Has Comedy Reached Its Speed Limit?
Welcome to ComedyNerd, Cracked's daily comedy superstore. For more ComedyNerd content, and ongoing coverage of that rapid-fire-joke-machine, the Iran/Contra Affair, please sign up for the ComedyNerd newsletter below.
If it feels like jokes are flying in your face faster than ever, you’re right. And it’s not because networks like Comedy Central are speeding up episodes of Seinfeld so they can cram in more commercials -- although they are.
Over the past few decades, comedy producers have raised the joke-speed limit so high that you couldn’t get a ticket if you tried. This isn’t simply perception -- it’s stone-cold math. Ken Jennings (yes, nerdy Jeopardy champ Ken Jennings) did the calculus in his book Planet Funny: How Comedy Ruined Everything.
Jennings tracked the laughs in a typical sitcom from each decade starting in the 1950s to the fastest contemporary comedy he could think of (Unbreakable Kimmy Schmidt). He wasn’t counting his own laughs or even where chuckles were inserted via laugh track, but every point “where an actor or writer might reasonably amuse.”
The jokes-per-minute (JPM) for a sleepy 1950s sitcom like Father Knows Best was about 2.5. The number increased to almost four JPM by the 1970s (M*A*S*H), cleared five JPM with The Office in the 2000s, and rose to nearly seven JPM with Kimmy.
The JPM creeps up or down depending on which sitcom you choose, but the general trendline is clear: We’re getting two to three times more jokes than our grandparents did and by God, you kids don’t know how good you have it.
This might be the first time you’re hearing about JPM, but you can believe that the comedy Illuminati is counting the chuckles. Like every other industry, Big Comedy trusts the data. Stand-up comics shoot for 4-6 JPM -- and know if they can’t consistently hit that mark, they aren’t making headliner status anytime soon. Sitcom showrunners are def counting punchlines per page.
But who was responsible for first hitting fast-forward on comedy?
There are a number of candidates. Screwball comedies delivered dialogue at whirlwind speeds. On television, Laugh-In and Monty Python picked up the pace with quick black-out sketches and bits that might not even end before moving on to more funny business.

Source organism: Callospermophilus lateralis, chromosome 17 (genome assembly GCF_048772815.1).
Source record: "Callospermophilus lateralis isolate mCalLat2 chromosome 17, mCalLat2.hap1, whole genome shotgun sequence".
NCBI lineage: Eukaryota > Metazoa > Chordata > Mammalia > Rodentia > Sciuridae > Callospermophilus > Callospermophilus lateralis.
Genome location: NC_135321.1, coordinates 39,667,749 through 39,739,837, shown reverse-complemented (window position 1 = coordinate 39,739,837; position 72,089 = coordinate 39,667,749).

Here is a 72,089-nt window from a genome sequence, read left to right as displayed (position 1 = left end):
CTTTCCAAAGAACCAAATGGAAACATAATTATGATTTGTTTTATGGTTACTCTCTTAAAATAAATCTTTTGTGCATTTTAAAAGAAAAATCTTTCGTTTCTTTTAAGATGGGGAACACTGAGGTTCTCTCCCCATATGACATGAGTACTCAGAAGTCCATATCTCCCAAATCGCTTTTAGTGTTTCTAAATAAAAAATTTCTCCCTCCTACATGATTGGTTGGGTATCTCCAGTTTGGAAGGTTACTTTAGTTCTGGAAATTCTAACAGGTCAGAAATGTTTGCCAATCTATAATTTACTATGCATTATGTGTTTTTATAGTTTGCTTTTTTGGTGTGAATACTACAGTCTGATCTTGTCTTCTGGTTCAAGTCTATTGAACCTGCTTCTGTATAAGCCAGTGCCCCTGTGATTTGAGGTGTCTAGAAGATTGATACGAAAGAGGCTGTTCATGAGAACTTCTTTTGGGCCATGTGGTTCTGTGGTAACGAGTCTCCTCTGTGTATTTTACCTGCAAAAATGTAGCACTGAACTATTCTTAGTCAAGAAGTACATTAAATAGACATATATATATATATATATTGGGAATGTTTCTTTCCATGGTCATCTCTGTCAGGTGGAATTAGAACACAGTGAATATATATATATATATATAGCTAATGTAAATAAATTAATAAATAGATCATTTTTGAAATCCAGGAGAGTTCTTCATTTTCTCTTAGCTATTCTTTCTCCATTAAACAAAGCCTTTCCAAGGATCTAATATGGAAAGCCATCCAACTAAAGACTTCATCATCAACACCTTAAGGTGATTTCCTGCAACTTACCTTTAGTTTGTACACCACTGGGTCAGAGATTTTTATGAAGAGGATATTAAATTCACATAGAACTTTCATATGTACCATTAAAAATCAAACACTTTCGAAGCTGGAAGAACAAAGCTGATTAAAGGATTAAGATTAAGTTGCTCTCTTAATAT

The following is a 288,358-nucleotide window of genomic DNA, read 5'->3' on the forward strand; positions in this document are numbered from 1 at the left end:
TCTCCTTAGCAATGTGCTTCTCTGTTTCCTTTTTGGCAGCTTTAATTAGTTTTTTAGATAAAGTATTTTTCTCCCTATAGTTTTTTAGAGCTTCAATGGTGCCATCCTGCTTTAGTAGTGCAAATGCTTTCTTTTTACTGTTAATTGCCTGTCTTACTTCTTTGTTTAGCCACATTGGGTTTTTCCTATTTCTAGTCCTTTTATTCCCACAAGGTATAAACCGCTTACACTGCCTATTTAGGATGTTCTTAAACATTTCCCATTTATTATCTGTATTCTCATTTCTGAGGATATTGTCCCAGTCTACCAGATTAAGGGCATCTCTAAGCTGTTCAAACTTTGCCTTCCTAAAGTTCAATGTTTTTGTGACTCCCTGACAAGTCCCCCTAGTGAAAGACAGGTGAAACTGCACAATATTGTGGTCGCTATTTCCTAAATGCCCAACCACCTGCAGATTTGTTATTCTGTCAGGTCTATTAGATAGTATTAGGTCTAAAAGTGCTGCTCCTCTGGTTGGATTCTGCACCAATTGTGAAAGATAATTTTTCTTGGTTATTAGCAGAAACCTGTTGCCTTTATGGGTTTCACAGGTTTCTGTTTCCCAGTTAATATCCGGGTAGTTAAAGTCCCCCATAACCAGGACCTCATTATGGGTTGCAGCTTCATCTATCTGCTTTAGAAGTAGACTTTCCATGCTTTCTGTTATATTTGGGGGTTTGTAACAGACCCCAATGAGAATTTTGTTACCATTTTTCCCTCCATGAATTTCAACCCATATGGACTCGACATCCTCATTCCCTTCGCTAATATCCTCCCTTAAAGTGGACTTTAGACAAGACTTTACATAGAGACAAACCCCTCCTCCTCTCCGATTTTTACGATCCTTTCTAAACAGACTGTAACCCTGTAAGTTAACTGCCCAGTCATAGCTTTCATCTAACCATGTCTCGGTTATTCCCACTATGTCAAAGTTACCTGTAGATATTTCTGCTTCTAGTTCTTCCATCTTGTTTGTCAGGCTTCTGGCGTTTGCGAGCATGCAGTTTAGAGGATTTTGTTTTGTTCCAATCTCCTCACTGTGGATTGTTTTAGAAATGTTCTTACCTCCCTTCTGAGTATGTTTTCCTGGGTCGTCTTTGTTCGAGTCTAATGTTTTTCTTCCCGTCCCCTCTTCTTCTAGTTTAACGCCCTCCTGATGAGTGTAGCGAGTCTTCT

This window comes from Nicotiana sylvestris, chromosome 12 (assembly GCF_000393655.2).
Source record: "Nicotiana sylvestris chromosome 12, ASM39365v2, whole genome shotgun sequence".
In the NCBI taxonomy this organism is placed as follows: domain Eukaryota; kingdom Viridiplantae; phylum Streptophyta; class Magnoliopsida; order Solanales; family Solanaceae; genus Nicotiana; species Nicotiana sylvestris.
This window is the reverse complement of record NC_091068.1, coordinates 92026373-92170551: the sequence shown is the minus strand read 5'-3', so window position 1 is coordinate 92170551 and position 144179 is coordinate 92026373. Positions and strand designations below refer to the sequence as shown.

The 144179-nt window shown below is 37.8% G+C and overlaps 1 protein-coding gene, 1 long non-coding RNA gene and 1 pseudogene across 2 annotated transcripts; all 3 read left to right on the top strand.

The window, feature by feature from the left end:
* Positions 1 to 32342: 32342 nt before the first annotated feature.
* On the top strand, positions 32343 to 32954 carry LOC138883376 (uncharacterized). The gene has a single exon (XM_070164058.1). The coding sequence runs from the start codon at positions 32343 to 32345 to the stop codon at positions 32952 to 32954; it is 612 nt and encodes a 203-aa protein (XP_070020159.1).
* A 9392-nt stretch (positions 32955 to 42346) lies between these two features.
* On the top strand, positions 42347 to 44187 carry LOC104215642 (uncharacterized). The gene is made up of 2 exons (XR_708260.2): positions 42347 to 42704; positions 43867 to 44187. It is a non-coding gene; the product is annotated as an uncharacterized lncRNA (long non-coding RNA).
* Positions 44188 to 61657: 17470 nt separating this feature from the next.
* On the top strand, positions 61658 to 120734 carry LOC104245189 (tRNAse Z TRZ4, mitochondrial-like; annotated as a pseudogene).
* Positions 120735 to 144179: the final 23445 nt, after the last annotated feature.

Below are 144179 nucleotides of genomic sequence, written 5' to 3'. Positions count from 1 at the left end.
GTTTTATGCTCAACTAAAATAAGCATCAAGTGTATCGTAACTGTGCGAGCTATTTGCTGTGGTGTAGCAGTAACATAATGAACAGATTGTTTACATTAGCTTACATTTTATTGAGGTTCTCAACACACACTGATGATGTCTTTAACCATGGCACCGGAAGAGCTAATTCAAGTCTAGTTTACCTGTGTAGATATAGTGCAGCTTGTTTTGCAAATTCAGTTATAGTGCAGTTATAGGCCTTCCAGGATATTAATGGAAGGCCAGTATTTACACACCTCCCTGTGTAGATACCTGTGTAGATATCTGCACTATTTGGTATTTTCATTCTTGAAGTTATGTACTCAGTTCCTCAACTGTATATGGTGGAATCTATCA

Comedians like Robin Williams, with his quicksilver ability to improvise dozens of asides and impressions, and Steven Wright, armed with an infinite arsenal of one-line absurdities, packed so many jokes into their routines that it was hard for audiences to catch their breath.
But today, we’ll focus on two comedies that changed the JPM game: the movie Airplane and animated masterpiece The Simpsons.
Surely You Can’t Be Serious
Airplane stands out, especially in 1980, for throwing more jokes at the screen than audiences had ever seen. (One obsessive-compulsive fan even went so far as to catalogue 223 separate gags.)
The laughs still hold up. Lovefilm (a UK Netflix-wannabe that Amazon acquired a few years back) did a study similar to Jennings’ sitcom survey, pitting its users’ all-time top ten comedies against one another. In this case, Lovefilm didn’t calculate the number of intended jokes but rather the number of times the movie actually generated a laugh.
Airplane came out on top by a good margin, beating out more contemporary comedies like The Hangover, Superbad, and Borat. The movie’s not-so-secret secret was to throw spaghetti at the wall - all the spaghetti.
“Instead of drawing distinctions between traditional binaries like serious and funny—or, more crucially, smart and stupid—the filmmakers just unload everything at once and trust the viewer to sort it out.” wrote The Ringer’s Adam Nayman. The movie influenced much of the comedy that came after, from the Farrelly brothers to the Scary Movie spoofs to, of course, The Simpsons.
TV can do better
But when it comes to speed, says Jennings, The Simpsons was the game-changer. And when it debuted in 1989, the show “felt like a lightning bolt.”
From the get-go, the show let loose with a scattershot barrage of jokes, parodies, puns, and visual gags -- then picked up the pace from there.
One key to pulling off the speed of The Simpsons was animation, as dispensing with the time-wasting physical business of the real world made way for more jokes.
Now actors didn’t have to cross a room to deliver a line. Props appeared in their hands. Rather than explaining offstage action, a quick cutaway showed it at no additional expense.